There are as many teaching styles, as there are teacher
has his/her own style. Whilst this is true, it is also true that there is a specific measurable range of actions or physical presence criteria that good teacher
s fall within.
This article will cover only two of the teaching styles that can be encountered. teacher
s will usually use the following styles at different levels, which is what makes each teacher
different and unique.
The styles that this article will discuss will be:
i) The teacher
's physical presence
ii) The teacher
's presence plays a big part in the management of the environment surrounding the classroom. The teacher
's presence is more than 'appearance'. It involves how they move around the classroom, how they stand, point and demonstrate. It's certain that teacher
s will take their own idiosyncratic behavior into the classroom, but here are some issues that should be considered.
How close should the teacher
be to a student they are working with?
This can be a difficult question and if the teacher
is interested in giving students the best experience, it really doesn't have anything to do with the teacher
s 'idea' of what is correct.
It boils down to understanding the student. The teacher
should watch for reactions from students, to determine what proximity works best. As well as the proximity issue, teacher
s would need to determine how appropriate their interaction with the student is.
e.g. would it be okay for the teacher
to sit on the floor?
Well, in some instances, for example, it may be very appropriate, there may be no furniture available. In most classes, though, sitting on the floor, would not be classified as 'good style'
's style is also defined by their movement around the classroom. For example, standing at the front of the class, or to the side for the whole lesson, would come across as authoritative. It's generally accepted that a teacher
that moves around the classroom is more successful. The type and amount of movement that takes place will depend on how the class reacts to proximity. i.e. do the students like the teacher
close or maybe they think the teacher
is cold if he is too far away.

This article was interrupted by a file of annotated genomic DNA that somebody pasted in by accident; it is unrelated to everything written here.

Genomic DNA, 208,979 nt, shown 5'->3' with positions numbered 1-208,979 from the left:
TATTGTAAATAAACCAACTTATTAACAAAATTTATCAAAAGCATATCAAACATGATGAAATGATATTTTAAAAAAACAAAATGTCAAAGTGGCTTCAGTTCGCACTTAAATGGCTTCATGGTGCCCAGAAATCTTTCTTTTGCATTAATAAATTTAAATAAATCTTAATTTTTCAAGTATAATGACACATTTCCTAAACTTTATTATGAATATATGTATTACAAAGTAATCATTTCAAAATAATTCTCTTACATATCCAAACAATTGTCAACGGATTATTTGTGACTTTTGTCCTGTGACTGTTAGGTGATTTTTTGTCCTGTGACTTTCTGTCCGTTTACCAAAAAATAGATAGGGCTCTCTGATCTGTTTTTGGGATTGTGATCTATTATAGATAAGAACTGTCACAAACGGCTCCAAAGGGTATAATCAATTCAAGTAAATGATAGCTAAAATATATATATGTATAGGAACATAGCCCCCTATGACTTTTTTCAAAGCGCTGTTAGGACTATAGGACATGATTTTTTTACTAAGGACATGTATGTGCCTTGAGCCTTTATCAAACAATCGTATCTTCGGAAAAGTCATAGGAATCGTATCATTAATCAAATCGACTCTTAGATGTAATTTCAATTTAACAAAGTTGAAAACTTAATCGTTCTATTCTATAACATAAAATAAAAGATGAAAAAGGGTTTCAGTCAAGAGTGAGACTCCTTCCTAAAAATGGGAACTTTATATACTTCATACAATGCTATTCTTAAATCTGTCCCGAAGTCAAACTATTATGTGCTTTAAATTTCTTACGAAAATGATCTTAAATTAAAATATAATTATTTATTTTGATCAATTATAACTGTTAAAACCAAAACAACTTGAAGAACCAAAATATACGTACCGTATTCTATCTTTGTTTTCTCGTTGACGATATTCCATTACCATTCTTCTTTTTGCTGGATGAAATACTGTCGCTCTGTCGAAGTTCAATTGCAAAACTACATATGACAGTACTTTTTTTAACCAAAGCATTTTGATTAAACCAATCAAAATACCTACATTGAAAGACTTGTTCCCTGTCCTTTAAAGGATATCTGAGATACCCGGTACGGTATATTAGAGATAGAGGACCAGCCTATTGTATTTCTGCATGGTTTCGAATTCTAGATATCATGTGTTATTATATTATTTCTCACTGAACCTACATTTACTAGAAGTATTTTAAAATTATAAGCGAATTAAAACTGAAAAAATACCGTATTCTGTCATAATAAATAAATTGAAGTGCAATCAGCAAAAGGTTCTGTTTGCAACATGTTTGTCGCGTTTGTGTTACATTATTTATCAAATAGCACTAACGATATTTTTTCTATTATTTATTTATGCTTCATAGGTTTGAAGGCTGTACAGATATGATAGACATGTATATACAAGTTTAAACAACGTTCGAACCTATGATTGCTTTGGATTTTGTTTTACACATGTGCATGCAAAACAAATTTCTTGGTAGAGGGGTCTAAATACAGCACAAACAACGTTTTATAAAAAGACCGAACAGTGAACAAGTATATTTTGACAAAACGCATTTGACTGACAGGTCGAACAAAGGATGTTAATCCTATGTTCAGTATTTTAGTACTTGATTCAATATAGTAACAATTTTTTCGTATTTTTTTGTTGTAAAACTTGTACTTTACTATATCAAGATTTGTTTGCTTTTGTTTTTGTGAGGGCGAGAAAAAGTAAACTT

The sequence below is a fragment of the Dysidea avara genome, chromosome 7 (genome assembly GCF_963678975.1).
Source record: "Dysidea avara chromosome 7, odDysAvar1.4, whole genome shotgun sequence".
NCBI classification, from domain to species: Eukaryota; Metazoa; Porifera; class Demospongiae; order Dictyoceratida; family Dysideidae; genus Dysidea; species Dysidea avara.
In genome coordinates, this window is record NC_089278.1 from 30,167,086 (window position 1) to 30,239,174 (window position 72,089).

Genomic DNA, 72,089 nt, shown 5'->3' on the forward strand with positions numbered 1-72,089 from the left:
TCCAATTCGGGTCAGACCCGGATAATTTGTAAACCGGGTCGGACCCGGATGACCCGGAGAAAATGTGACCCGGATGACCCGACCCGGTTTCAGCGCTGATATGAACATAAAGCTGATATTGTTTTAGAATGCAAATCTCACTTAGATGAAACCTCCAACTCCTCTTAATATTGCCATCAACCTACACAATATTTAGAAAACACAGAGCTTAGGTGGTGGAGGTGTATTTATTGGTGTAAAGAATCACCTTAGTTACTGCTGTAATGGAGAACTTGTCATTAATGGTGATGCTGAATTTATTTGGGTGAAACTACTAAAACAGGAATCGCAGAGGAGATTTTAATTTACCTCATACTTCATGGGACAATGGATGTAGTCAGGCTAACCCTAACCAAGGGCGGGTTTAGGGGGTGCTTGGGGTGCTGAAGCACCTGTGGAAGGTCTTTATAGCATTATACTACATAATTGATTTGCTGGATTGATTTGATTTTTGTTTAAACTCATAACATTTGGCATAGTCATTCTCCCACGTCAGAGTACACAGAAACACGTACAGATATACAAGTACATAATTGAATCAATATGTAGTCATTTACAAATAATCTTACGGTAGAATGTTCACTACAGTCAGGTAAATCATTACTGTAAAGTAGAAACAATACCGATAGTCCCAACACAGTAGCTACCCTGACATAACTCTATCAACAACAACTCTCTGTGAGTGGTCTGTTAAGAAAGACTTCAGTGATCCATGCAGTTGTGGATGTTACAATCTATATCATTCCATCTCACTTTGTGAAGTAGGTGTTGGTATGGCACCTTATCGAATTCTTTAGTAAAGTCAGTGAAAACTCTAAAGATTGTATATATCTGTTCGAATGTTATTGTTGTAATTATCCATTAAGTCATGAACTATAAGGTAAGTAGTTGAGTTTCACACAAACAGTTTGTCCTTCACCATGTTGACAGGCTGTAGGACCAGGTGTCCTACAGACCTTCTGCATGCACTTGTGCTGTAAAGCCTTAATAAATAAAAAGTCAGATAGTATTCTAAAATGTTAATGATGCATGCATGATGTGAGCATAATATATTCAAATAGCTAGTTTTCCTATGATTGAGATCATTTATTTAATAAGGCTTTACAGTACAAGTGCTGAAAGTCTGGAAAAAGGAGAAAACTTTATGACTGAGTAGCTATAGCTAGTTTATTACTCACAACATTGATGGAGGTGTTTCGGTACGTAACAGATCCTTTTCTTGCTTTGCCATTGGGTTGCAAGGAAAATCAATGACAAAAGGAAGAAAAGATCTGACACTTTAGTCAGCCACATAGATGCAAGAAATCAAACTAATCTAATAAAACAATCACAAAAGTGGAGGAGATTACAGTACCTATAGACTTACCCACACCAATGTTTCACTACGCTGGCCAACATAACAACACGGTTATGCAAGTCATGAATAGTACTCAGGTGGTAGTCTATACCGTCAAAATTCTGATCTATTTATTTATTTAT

As the teacher
needs to know what's going on with the students, the style of contact is important. The teacher
needs to watch, listen as well as teach. So, contact will require the teacher
to move around the classroom, being mindful of the proximity factor.
Eye contact is necessary, as is listening and acting appropriately in a style that is beneficial for the students and is something the teacher
will gain through experience.
One of the other tools that sets a teacher
s style is:
The voice could arguably be called the most important of the teacher
's tools. His/her style of voice needs to be audible and varied.
Audibility is a balancing act. Some classrooms are so small that a loud voice could sound like a shout and in other situations the teacher
can be difficult to hear. There needs to be a balance between 'volume' and audibility' and this is achieved through experience.
The variety of the teacher
's voice is important. Again, this is going to be accomplished through experience. teacher
s will have different styles to this requirement. For instance, some teacher
s may use a loud voice to get attention, whilst others may simply 'clap' their hands. It just boils down to experience and which is more comfortable for the teacher
s may actually have several different styles to be used in different scenarios.
Why different styles. Well, teacher
s will at some time have different size classes, one on ones, more disruptive classes, motivated classes, etc.
As the teacher
s voice is one of the most important tools they have, it stands to reason that they should look after it. Think of ways to conserve it, and don't strain it.
's style will change over time, till; with enough experience they will have several comfortable styles for different class environments.